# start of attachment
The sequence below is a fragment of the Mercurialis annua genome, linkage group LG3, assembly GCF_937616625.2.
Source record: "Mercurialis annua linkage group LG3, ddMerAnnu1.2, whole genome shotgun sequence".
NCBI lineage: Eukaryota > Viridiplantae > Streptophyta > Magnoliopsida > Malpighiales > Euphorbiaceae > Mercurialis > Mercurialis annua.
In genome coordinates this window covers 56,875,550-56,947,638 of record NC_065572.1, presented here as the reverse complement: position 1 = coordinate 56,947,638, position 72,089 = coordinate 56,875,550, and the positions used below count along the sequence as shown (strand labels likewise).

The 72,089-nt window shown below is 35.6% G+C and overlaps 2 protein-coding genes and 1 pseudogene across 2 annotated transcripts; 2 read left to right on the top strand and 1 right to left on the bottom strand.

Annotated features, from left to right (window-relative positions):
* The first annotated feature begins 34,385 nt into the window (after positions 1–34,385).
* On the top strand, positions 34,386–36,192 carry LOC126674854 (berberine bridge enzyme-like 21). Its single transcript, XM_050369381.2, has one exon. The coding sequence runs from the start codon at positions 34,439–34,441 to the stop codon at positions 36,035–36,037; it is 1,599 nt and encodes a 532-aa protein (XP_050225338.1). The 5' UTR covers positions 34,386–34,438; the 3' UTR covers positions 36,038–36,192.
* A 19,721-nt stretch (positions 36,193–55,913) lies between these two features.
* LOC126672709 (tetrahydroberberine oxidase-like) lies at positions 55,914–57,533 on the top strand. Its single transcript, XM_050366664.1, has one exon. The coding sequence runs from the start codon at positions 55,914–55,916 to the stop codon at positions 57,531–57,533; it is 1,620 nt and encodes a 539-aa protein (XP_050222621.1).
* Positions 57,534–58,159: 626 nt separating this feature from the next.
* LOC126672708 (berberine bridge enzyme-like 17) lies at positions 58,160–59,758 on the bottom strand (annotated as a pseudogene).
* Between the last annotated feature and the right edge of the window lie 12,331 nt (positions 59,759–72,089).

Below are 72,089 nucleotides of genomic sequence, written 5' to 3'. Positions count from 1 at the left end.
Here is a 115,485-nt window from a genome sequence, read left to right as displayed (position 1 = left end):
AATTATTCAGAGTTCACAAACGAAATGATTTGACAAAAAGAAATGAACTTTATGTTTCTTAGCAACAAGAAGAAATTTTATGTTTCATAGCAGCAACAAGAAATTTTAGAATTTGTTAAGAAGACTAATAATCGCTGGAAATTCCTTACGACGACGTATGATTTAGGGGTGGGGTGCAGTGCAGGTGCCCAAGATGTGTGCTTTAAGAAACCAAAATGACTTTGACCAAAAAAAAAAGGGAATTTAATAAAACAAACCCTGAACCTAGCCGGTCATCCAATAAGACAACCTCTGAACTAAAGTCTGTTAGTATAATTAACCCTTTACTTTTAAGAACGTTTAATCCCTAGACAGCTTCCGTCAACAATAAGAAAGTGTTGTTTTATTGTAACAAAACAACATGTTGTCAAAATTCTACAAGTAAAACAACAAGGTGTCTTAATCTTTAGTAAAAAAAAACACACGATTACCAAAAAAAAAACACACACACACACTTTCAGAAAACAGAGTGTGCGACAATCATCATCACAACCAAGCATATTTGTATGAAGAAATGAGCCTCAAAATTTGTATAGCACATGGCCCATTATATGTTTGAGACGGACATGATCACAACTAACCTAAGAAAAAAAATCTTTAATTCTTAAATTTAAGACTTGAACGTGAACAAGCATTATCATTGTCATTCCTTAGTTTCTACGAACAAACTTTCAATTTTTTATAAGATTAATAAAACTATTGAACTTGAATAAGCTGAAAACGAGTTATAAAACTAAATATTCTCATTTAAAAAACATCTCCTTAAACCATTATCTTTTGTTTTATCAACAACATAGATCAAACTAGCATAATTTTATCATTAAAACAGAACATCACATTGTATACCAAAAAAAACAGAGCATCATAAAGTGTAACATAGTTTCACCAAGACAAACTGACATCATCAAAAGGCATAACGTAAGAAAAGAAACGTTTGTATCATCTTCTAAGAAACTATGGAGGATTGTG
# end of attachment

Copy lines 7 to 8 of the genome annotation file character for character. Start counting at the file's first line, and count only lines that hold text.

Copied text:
* The first annotated feature begins 34,385 nt into the window (after positions 1–34,385).
* On the top strand, positions 34,386–36,192 carry LOC126674854 (berberine bridge enzyme-like 21). Its single transcript, XM_050369381.2, has one exon. The coding sequence runs from the start codon at positions 34,439–34,441 to the stop codon at positions 36,035–36,037; it is 1,599 nt and encodes a 532-aa protein (XP_050225338.1). The 5' UTR covers positions 34,386–34,438; the 3' UTR covers positions 36,038–36,192.